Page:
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Fantasy "Elements"


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#1 TyUnglebower

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Posted 01 March 2013 - 12:41 PM

My novel takes place mostly in a community theatre in a medium sized town. It's the real world, and it's present day. The production is in shambles and the actor is disillusioned. He doesn't want to do this anymore.

 

But his friends begin to encounter mysterious, helpful strangers. He himself runs into a Greek God, with whom he has a few conversations over the course of the story. The God only appears occasionally  and the mysterious strangers originate in another world, of sorts. But both the strangers and the God have only a few scenes dedicated to them. Most of the scenes and actions in the play center around fully human people doing human things of their own power. The God performs a bit of "magic" once or twice, to nudge some things along, but otherwise is more of an adviser.

 

It's not literary, because there is a specific plot, though it is a bit of a character piece at times.

 

I've been told there isn't enough of a fantasy component for it to be fantasy. Urban fantasy doesn't work, because the action is in a town, not a big urban environment. I hesitate to call it "commercial fiction" because that makes it appear more run of the mill than it is. I'm more okay with "general fiction", though that still seems like a bad fit.

 

"General fiction with fantasy elements" is a term that's been booted around by those who have read my draft. Also "with mythical elements", because of the Greek God thing, but he isn't playing out any of the myths of Ancient Greece, per se. He is just hanging around and chatting with one of the characters here and there.

 

The theme of the book, if that helps, is, in short, "honor your bliss". There are several subplots with other characters that illuminate this as well.

 

Any thoughts?


My short story collection, Thank You for Ten: Short Fiction About a Little Theater is now available for 99 cents on Kindle, Apple devices and from Smashwords

 

The Little Dionysus Playhouse is a different place every day. Sure, its house, green room, lobby, and odd hallway may all look the same day in and day out, but the various people who call the community playhouse home bring different plans, visions, fears and follies into it as soon as they enter. So each day, to each person, it’s somewhere new. In the middle of all of that, art emerges. Eventually. The ten stories in Thank You for Ten: Short Fiction About a Little Theater explore both the drama and the comedy that takes place inside a community playhouse on and off the stage.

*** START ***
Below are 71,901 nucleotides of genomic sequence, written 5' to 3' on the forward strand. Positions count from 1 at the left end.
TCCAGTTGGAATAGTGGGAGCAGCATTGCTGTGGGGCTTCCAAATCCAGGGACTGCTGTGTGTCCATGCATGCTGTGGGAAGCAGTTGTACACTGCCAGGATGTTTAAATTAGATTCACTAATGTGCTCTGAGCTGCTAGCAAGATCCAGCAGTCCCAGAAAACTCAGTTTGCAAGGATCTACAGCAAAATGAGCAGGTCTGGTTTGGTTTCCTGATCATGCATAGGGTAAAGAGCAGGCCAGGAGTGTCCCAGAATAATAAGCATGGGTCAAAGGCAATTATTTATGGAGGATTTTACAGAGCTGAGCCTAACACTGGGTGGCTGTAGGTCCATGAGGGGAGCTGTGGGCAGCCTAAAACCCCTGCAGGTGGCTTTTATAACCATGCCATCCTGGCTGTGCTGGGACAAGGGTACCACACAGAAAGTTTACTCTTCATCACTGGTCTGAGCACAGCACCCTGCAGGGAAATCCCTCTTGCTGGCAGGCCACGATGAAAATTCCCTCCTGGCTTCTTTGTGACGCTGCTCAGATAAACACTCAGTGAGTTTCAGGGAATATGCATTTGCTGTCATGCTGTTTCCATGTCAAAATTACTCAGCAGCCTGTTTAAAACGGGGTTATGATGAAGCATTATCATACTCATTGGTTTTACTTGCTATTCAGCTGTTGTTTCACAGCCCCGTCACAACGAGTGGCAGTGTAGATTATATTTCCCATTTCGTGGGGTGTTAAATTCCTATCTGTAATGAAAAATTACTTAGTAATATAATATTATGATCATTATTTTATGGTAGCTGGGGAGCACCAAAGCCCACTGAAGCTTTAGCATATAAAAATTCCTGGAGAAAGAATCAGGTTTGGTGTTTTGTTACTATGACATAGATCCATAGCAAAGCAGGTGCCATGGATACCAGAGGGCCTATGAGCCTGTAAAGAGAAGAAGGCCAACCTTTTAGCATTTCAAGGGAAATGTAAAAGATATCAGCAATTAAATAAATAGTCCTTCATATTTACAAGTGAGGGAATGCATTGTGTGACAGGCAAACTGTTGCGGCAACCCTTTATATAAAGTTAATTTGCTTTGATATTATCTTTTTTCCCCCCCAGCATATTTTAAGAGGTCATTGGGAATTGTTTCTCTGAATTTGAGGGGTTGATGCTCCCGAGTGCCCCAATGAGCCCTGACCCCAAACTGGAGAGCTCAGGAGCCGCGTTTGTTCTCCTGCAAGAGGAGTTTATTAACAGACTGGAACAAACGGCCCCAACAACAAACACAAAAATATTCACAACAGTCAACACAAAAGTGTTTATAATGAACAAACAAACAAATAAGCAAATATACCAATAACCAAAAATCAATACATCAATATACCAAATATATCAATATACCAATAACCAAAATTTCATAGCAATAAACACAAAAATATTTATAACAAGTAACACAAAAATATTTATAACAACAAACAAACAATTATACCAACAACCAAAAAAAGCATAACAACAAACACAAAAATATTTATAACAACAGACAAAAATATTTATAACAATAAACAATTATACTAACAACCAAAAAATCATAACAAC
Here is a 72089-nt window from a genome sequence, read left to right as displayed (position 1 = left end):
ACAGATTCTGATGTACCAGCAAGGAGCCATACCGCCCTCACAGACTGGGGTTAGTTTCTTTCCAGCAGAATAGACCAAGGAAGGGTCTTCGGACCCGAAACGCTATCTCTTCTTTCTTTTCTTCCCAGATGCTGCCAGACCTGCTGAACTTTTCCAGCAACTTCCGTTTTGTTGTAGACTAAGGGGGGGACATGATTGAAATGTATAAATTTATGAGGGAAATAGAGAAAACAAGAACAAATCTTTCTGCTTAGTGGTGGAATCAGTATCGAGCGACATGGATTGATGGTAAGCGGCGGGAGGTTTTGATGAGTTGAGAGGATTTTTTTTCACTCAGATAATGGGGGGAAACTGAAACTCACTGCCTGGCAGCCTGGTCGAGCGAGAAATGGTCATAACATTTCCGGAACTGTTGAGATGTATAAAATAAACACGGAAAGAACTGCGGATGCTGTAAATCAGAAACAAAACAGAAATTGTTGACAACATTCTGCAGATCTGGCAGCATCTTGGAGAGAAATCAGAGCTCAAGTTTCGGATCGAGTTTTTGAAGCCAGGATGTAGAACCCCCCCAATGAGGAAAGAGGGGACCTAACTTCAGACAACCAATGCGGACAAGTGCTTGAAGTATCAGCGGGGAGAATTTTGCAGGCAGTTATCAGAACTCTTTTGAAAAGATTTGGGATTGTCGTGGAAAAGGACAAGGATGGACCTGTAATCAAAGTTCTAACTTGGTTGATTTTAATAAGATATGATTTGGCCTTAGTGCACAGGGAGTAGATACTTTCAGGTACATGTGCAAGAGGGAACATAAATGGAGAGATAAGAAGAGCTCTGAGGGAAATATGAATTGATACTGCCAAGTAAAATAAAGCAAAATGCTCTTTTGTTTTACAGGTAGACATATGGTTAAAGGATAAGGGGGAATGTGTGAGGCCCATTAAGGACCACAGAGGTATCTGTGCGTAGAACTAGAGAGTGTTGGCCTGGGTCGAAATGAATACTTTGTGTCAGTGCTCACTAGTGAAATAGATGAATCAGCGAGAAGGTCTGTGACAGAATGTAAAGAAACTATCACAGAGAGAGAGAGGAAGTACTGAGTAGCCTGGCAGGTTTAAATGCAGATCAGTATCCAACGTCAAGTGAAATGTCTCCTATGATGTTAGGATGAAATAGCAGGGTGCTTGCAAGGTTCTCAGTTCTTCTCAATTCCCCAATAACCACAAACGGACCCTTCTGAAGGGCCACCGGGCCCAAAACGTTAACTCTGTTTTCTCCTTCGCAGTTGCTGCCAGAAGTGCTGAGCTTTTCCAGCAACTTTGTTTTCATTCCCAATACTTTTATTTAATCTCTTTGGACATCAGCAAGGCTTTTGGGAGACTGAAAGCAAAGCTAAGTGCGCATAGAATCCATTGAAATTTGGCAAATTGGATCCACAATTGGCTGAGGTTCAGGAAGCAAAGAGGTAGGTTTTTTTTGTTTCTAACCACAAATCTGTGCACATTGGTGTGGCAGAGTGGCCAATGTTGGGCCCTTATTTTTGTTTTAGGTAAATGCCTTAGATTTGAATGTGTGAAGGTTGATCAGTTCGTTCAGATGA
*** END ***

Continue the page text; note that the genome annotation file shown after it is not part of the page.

#2 Fer

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Posted 01 March 2013 - 01:35 PM

Just fantasy sounds about right to me after reading your post.  :smile:


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#3 Midnight Whimsy

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Posted 01 March 2013 - 01:52 PM

Look up "magic realism" and see if that applies to your manuscript. My understanding of the term is a novel with limited paranormal or supernatural elements in an otherwise totally mundane, realistic setting.

 

Also, urban fantasy means a modern setting, not necessarily a city.

 

Good luck!

 

M.W



#4 Leigh Teale

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Posted 01 March 2013 - 03:44 PM

Also, urban fantasy means a modern setting, not necessarily a city.

 

That was my understanding, as well.


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#5 TyUnglebower

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Posted 04 March 2013 - 11:29 AM

My thanks for your thoughts, and apologies for not getting back to this thread sooner. It was one of those get everything done around the house weekends for me.

 

I have heard of and looked into magical realism, and considered it. But from what I can gather, that genre applies to a world wherein a magical or fantasy element is taken for granted as a normal part of said world. That is to say the element is fantastic to us, but to the characters, it's normal. That could be my misinterpretation of my research, of course. But if not, in my case it may not fit, since the appearance of a God takes the character by surprise. That is, it shouldn't by happening, but there it is.

 

Urban fantasy may in fact be a better choice, if in fact it merely means modern times as opposed to a city per se. But whether urban fantasy or just plain fantasy, (which I don't think I could get away with, as those readers are quite particular), my main concern is the scope of the fantasy elements. It doesn't feel like a straight up fantasy, since the fantasy elements are not the central focus of what happens. The "normal" people are. So I struggle with that.

 

Like I said, I'd hate to waste the time of fantasy agents/fans, as I know that they can be very protective of what should and should not qualify as fantasy.


My short story collection, Thank You for Ten: Short Fiction About a Little Theater is now available for 99 cents on Kindle, Apple devices and from Smashwords

 

The Little Dionysus Playhouse is a different place every day. Sure, its house, green room, lobby, and odd hallway may all look the same day in and day out, but the various people who call the community playhouse home bring different plans, visions, fears and follies into it as soon as they enter. So each day, to each person, it’s somewhere new. In the middle of all of that, art emerges. Eventually. The ten stories in Thank You for Ten: Short Fiction About a Little Theater explore both the drama and the comedy that takes place inside a community playhouse on and off the stage.

 





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